We even have shades of meaning in our modern use of the word. Think in terms of describing how we knew whom we would marry. Don’t we say things like “I just knew she was the one?” Is that because she popped out of some algorithm you had programmed? No, you knew your spouse was “the one” in a way you can’t clearly put into words. There’s a type of ‘knowing’ that consists of more than rigorous, sequential, logical thoughts.

Obviously there’s more at play here than just awareness of facts, there’s intimacy, there’s knowledge.

So, when Paul says he wants us to know God, he has all kinds of things in mind, things like wisdom that we collect from objective sources, and revelation where God makes Himself known to us, but all of this ‘knowing God’ is intended to bring us into a deep relationship with God. At least, that is what Paul is praying for:

Eph 1:17 that the God of our Lord Jesus Christ, the Father of glory, may give to you the spirit of wisdom and revelation in the knowledge of Him, 18 the eyes of your understanding being enlightened

Paul wants those of us who already know God to know Him more. To know the God of our Lord Jesus Christ, the Father of glory.

The Bible tells us

Acts 7:2 The God of glory appeared to our father Abraham when he was in Mesopotamia, before he dwelt in Haran, 3 and said to him, ‘Get out of your country and from your relatives, and come to a land that I will show you.’

After meeting God at the burning bush and being used by Him to free the people from Egypt, working miracles, and crossing the sea on dry land, Moses still prayed to God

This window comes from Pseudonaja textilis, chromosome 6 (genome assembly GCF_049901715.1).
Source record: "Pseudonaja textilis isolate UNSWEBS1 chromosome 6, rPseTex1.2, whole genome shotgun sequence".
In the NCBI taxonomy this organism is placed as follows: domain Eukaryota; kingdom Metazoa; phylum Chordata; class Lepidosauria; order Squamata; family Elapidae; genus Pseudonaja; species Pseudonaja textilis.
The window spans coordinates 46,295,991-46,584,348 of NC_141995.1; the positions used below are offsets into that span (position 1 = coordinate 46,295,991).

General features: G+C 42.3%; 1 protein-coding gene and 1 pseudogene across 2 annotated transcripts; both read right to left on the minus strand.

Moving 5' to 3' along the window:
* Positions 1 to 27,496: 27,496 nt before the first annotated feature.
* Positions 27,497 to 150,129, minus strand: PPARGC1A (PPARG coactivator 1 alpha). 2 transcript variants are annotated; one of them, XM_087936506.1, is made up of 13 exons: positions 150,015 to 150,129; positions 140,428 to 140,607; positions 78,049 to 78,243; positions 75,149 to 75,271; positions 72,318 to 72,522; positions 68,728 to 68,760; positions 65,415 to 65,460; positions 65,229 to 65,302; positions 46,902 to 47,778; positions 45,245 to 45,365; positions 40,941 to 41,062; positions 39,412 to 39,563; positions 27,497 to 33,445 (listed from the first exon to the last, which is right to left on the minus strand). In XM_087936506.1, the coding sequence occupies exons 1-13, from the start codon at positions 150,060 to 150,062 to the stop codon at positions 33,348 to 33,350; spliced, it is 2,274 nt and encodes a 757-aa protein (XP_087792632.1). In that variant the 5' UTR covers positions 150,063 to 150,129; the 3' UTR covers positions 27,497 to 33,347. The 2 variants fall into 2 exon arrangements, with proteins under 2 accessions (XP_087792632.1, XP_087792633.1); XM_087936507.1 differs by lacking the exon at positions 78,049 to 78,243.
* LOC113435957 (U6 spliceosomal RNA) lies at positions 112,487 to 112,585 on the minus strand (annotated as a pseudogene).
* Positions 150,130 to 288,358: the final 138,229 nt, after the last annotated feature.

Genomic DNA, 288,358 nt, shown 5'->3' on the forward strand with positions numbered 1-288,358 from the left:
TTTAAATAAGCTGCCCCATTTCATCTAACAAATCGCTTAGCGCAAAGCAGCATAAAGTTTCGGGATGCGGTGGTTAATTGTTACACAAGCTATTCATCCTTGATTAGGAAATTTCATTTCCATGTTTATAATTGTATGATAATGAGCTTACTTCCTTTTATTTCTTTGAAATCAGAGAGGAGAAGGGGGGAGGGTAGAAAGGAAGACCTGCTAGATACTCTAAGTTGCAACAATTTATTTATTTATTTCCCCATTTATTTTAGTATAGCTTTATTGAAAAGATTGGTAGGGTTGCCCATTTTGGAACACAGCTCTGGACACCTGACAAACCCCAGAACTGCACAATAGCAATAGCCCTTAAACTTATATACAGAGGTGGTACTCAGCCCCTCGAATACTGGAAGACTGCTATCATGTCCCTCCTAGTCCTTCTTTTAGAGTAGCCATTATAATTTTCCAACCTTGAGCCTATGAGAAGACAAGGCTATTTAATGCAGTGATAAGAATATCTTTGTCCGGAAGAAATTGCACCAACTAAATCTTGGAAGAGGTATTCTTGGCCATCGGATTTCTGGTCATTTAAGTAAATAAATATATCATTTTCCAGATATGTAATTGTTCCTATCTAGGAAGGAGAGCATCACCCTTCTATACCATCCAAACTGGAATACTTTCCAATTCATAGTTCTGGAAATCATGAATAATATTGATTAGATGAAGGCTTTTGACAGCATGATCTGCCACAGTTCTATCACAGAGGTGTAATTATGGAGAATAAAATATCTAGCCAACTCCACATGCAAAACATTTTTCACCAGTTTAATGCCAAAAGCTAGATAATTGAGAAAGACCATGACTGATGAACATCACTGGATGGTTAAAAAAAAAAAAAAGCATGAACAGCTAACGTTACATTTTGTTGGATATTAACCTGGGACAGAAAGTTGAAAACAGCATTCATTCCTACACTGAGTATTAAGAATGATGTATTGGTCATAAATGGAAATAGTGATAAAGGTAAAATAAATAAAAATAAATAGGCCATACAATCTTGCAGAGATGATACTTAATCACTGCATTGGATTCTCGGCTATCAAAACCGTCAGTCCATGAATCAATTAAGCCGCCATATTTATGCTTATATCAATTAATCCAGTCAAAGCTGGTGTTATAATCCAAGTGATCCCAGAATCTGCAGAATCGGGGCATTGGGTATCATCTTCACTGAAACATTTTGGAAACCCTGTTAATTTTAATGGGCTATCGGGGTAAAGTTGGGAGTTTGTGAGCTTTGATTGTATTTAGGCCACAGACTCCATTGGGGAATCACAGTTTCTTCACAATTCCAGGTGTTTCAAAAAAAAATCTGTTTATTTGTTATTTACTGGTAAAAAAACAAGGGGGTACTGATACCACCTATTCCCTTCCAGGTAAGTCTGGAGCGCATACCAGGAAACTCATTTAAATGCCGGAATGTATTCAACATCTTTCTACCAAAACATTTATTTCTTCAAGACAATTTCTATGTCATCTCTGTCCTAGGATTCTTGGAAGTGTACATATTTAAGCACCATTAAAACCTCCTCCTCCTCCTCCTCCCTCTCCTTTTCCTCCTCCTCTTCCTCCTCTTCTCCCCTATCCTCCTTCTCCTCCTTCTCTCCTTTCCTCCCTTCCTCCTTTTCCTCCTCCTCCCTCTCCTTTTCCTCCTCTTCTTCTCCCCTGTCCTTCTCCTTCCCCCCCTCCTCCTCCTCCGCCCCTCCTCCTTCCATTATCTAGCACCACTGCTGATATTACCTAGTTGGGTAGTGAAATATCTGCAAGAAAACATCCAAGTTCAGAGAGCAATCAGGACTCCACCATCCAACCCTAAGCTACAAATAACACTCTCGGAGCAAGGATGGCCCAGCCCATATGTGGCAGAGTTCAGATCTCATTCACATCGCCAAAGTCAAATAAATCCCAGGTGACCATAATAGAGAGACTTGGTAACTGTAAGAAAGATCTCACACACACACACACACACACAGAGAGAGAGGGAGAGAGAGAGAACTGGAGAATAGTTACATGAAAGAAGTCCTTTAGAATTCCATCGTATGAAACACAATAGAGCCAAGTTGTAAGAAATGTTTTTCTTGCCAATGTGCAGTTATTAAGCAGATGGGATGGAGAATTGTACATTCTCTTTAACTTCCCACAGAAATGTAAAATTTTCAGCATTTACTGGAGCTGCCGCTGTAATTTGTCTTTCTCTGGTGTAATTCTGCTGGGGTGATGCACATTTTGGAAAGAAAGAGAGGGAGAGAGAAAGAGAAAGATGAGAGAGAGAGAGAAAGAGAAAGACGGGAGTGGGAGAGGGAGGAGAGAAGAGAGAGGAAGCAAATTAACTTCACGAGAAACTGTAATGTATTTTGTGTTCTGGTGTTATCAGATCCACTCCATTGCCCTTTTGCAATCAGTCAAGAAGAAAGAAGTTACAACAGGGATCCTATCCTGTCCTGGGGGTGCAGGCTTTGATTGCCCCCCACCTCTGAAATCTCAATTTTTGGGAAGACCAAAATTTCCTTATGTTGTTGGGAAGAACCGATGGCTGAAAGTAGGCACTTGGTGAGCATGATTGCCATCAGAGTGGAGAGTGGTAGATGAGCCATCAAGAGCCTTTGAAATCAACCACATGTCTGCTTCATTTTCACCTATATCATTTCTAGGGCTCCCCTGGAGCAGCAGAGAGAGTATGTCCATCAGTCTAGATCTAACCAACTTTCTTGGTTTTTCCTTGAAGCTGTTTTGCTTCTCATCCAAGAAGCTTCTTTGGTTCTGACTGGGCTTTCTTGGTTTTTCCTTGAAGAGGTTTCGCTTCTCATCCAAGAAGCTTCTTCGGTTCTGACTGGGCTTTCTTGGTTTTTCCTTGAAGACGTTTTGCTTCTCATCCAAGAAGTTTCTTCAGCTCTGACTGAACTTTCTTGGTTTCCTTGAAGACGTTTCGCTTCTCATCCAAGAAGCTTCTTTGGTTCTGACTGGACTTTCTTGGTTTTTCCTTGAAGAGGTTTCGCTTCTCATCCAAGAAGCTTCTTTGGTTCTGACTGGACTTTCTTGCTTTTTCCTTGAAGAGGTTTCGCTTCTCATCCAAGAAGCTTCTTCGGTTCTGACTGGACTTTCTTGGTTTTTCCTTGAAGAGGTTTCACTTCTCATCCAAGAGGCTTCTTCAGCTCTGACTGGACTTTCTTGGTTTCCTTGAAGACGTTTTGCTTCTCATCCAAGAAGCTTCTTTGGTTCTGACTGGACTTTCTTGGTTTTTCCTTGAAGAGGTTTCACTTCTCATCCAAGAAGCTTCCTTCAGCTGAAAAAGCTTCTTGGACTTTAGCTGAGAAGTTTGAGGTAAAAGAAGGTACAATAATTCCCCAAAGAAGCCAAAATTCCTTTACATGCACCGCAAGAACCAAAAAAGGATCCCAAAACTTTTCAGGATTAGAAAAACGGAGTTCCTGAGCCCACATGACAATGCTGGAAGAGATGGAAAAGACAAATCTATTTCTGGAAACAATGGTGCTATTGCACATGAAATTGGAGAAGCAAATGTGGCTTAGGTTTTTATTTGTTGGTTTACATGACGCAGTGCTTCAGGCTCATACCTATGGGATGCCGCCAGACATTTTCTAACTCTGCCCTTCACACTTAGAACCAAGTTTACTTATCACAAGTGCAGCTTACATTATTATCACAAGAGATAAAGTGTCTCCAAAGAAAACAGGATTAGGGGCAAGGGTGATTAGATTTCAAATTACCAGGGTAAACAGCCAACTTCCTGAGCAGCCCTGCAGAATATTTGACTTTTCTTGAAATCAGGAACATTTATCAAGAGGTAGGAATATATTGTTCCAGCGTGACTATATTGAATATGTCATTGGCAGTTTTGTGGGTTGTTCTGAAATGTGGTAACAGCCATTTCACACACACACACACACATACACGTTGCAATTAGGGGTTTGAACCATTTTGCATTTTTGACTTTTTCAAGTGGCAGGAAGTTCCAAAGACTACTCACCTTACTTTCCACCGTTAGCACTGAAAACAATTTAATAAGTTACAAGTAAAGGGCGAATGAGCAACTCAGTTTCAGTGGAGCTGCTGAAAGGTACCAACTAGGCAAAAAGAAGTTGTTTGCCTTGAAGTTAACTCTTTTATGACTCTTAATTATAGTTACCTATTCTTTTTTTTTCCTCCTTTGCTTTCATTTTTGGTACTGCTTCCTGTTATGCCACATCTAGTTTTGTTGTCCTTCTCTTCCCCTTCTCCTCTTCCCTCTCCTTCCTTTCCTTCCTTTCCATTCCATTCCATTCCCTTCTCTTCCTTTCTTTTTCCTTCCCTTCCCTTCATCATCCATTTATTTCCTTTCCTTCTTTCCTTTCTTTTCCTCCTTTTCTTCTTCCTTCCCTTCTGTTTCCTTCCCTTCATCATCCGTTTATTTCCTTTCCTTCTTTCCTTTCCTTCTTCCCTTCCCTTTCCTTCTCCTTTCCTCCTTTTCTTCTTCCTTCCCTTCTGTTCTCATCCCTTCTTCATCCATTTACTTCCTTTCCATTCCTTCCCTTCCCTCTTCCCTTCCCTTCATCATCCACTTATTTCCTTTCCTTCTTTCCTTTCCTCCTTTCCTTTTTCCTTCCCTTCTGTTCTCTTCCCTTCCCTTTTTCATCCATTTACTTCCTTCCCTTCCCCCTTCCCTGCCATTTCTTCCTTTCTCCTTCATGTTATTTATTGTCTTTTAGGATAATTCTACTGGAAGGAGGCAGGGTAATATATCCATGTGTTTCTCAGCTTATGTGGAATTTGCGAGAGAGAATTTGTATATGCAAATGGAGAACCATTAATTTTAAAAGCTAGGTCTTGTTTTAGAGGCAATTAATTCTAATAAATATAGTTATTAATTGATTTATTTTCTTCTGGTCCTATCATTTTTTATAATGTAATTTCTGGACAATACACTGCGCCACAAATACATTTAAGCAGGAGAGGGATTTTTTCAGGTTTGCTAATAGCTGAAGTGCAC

Ex 33:18 “Please, show me Your glory.”

If you stop and think about that, it will really blow your mind, because even after all these things have happened, Moses says, “You’re hiding things from me. Show me more of who you are.” He wasn’t satisfied, he wanted more.

The prophet Isaiah describes this famous experience he had:

Isaiah 6:1 In the year that King Uzziah died, I saw the Lord sitting on a throne, high and lifted up, and the train of His robe filled the temple. 2 Above it stood seraphim; each one had six wings: with two he covered his face, with two he covered his feet, and with two he flew. 3 And one cried to another and said:

​​“Holy, holy, holy is the LORD of hosts;

​​The whole earth is full of His glory!”

4 And the posts of the door were shaken by the voice of him who cried out, and the house was filled with smoke.

5 So I said:

​​“Woe is me, for I am undone!

​​Because I am a man of unclean lips,

​​And I dwell in the midst of a people of unclean lips;

​​For my eyes have seen the King,

​​The LORD of hosts.”

Have you had that experience? Do you know God this way? Have you ever been made aware of His greatness and your own unworthiness? Have you ever felt the distance between you and God?